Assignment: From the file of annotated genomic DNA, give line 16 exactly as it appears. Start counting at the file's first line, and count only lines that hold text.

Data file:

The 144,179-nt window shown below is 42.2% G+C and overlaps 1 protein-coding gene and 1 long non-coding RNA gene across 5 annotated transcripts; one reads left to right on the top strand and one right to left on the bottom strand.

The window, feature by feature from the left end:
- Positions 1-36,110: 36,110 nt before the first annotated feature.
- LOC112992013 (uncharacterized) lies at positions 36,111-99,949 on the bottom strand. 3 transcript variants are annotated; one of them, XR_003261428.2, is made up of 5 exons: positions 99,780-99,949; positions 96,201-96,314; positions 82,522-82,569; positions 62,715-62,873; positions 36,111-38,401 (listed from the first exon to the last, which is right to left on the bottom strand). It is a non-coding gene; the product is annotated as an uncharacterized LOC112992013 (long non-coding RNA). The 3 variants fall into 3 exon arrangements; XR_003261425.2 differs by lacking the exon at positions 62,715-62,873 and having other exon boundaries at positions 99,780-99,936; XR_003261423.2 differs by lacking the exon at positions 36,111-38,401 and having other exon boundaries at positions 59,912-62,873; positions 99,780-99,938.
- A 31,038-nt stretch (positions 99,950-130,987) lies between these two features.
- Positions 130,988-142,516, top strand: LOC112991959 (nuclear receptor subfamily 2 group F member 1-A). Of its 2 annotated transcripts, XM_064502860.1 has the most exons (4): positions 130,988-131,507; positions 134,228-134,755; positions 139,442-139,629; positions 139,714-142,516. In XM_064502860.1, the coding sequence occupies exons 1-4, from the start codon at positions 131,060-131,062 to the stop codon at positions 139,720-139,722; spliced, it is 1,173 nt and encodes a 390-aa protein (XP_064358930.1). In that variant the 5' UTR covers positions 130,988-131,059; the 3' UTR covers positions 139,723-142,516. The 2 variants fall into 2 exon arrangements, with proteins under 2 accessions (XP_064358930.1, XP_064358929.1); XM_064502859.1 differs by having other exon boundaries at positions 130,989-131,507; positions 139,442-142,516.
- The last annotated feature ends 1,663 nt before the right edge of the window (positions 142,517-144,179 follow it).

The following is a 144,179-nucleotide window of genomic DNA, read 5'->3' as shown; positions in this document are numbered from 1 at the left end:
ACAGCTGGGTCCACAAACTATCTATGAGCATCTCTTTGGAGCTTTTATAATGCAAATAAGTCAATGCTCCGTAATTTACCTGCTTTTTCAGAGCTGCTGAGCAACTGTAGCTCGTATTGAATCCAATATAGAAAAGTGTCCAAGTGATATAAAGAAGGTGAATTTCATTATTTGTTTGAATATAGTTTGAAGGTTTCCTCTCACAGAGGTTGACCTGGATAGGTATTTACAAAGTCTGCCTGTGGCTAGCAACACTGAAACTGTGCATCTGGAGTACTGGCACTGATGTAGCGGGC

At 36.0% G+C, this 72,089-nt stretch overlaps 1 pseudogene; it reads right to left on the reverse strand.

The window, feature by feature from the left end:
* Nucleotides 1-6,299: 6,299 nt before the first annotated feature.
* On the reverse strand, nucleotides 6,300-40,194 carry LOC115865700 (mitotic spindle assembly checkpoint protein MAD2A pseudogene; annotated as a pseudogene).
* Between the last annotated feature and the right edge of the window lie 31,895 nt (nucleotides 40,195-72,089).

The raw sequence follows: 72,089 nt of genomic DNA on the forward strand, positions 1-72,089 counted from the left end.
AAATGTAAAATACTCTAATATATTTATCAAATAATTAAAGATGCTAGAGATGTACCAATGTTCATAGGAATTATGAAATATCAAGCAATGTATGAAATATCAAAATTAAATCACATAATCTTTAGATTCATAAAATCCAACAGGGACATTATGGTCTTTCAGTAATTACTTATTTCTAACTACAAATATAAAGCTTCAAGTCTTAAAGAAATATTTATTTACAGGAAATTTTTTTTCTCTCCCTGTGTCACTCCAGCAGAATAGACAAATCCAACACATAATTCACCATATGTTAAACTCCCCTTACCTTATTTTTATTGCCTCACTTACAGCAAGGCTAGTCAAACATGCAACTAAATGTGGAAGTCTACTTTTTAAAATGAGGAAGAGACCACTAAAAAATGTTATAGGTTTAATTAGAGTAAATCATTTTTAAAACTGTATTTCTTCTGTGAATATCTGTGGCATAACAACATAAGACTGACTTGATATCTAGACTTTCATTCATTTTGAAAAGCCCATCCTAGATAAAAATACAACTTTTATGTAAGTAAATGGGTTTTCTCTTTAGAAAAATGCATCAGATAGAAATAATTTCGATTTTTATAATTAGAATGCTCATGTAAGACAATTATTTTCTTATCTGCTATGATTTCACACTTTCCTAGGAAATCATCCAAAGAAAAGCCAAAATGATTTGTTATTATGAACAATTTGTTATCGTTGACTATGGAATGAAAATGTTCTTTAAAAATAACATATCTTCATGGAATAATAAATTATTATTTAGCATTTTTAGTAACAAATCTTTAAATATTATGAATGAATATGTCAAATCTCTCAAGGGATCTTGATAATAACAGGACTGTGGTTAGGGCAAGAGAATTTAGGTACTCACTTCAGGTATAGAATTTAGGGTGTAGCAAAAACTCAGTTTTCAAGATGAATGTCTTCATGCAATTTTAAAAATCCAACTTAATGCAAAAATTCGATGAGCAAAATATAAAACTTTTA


AAATGTAAAATACTCTAATATATTTATCAAATAATTAAAGATGCTAGAGATGTACCAATGTTCATAGGAATTATGAAATATCAAGCAATGTATGAAATATCAAAATTAAATCACATAATCTTTAGATTCATAAAATCCAACAGGGACATTATGGTCTTTCAGTAATTACTTATTTCTAACTACAAATATAAAGCTTCAAGTCTTAAAGAAATATTTATTTACAGGAAATTTTTTTTCTCTCCCTGTGTCACTCCAGCAGAATAGACAAATCCAACACATAATTCACCATATGTTAAACTCCCCTTACCTTATTTTTATTGCCTCACTTACAGCAAGGCTAGTCAAACATGCAACTAAATGTGGAAGTCTACTTTTTAAAATGAGGAAGAGACCACTAAAAAATGTTATAGGTTTAATTAGAGTAAATCATTTTTAAAACTGTATTTCTTCTGTGAATATCTGTGGCATAACAACATAAGACTGACTTGATATCTAGACTTTCATTCATTTTGAAAAGCCCATCCTAGATAAAAATACAACTTTTATGTAAGTAAATGGGTTTTCTCTTTAGAAAAATGCATCAGATAGAAATAATTTCGATTTTTATAATTAGAATGCTCATGTAAGACAATTATTTTCTTATCTGCTATGATTTCACACTTTCCTAGGAAATCATCCAAAGAAAAGCCAAAATGATTTGTTATTATGAACAATTTGTTATCGTTGACTATGGAATGAAAATGTTCTTTAAAAATAACATATCTTCATGGAATAATAAATTATTATTTAGCATTTTTAGTAACAAATCTTTAAATATTATGAATGAATATGTCAAATCTCTCAAGGGATCTTGATAATAACAGGACTGTGGTTAGGGCAAGAGAATTTAGGTACTCACTTCAGGTATAGAATTTAGGGTGTAGCAAAAACTCAGTTTTCAAGATGAATGTCTTCATGCAATTTTAAAAATCCAACTTAATGCAAAAATTCGATGAGCAAAATATAAAACTTTTA